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5 tricks you need to know about pricing strategies

By November 30, 2022July 24th, 2023No Comments
5 tricks you need to know about pricing strategies

Let’s say that you have a product ready to launch. You have put in all the hard work such as researching or sourcing suppliers. The prices are confirmed and ready to put out there. You have confidence that your product will change the world for your customers and take your business to the next level!

But we have a question for you: have you thought about pricing strategies for your product?

Without a pricing strategy, you are more likely to help your competitors gain more sales. It is important to understand that your customers are often swayed by how your product prices are placed more than the price itself.

Before we share some pricing strategies, it is important to understand your customers and their payment pain points. Let’s quickly put ourselves in the customer’s shoes by imagining this:


You are strolling through the bustling crowds in a shopping mall during the busiest holiday season at the busiest hour. You’re extremely tired and you would like to leave as soon as possible but you cannot leave until you purchase a dog collar.

You come across two posters from different brands promoting dog collars. Both are the same price and have similar quality:

Poster "A" or "B"

You choose “B”.

The end.

Pricing strategies are like psychological mind games you play with your customers. Everyone is looking for the best deal and businesses are constantly competing with lower, more affordable products to make sales. It truly is a headache… which is why we’re bringing you some tips on pricing strategies to make your prices look like a steal!



This particular strategy comes in many forms. The first step is to confirm which product you want to focus on to make sales. Once confirmed, you can start using this strategy to increase sales.

When placing your product, have a decoy product next to it. This decoy must be similar to your focal product, however, its price must be more expensive:

$199 vs $399

By comparing how similar the two products are and weighing the price differences, your customers are more likely to choose the less expensive option, increasing the sale of the product you initially targeted.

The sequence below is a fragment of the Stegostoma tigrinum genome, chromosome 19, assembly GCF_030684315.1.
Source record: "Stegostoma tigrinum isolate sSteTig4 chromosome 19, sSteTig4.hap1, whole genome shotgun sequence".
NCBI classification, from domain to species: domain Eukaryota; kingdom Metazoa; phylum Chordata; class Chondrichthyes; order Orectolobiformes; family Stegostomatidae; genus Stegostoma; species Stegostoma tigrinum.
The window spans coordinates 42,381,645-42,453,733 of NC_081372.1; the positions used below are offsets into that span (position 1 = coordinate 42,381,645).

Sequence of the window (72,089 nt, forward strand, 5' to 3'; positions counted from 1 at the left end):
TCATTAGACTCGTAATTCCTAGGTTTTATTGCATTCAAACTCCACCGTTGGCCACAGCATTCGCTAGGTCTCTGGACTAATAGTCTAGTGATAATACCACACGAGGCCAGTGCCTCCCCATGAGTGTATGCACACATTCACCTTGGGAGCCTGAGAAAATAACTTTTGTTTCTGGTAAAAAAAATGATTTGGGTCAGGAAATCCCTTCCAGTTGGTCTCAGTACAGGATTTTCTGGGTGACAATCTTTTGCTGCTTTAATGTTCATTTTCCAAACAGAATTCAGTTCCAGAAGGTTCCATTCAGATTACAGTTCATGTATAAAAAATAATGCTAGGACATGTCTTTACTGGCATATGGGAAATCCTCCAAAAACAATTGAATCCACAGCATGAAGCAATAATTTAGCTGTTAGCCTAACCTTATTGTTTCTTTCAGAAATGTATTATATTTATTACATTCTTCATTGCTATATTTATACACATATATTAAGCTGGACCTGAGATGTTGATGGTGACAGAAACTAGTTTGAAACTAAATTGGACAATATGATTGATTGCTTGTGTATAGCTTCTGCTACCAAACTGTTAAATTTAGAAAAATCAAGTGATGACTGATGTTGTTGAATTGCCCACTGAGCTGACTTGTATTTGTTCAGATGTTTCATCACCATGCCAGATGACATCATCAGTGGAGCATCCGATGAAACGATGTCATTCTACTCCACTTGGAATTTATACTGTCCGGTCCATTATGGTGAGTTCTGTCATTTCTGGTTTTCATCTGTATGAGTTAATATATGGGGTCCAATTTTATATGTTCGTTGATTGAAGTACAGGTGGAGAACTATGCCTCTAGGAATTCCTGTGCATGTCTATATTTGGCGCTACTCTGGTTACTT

Now, what if you want customers to buy the more expensive product? What should you do?

The best way to use the anchoring strategy in this situation is to have two other cheaper products. However, the middle-priced product must have a huge price gap with the cheapest product and a narrow price gap with the expensive product. For example, if you are trying to sell large-sized popcorn, you can always do something like this:

Use two decoys

Customers will likely choose the large popcorn. This is because the customers believe that they are receiving a great deal as there is not much of a price difference between the medium and the large-sized popcorn.

With this strategy, you can drive the number of sales with a target product that you want to make sales from.



We all know the age-old trick of pricing products with an odd number, for example, $4.99 or $4.95, yet, most of us still fall for it. Why is this? It’s simply because it has a compromising effect on the customer. A lower value of the first digit can make a big psychological impact on the customer:

$99.95 VS $100.00

It’s an effective tactic that has been around in the market for a long time for customers to think they are reducing spending costs. It also makes the cost look more specific and exact, making the perception that the product is at the lowest price possible.



With products that start hitting the one-thousand mark, forget the comma. Comma adds more space and lengthens the pricing, making it appear more costly.

A better option would be to shorten it. But wait… How should you shorten the price?

Simply use units to mark your price:

$1K VS $1,000

It makes your product seem cheaper without having to change the price or using discounts:



The dollar sign gives many representations. To a consumer, the dollar sign represents the idea of losing money and their brain associates the sign with pain as we view money as a finite resource. 

Many restaurants use this strategy in their menus by eliminating the currency symbol. This also works very well with exclusive and expensive products.

It takes a little pressure off the customer when deciding to purchase a product which can lead to an overall increase in sales!



Which one seems to be a better deal?

$1,200/year VS $3.29/day

“B” appears to be cheaper although they are the same price. In fact, “B” charges 85 cents more than “A”!

By dividing the price, your customers are more likely to purchase the plan or service your business provides because it appears more affordable.



The first step to understanding pricing strategies and implementing them in your business is to read your customers. In what situation will they be more likely to spend their money on your product and why? By understanding your customers and their values, not only will you increase sales, but you will also boost customer loyalty and repeat purchases.

So drop those dollar signs, divide the price, and make your product seem like an irresistible bargain!

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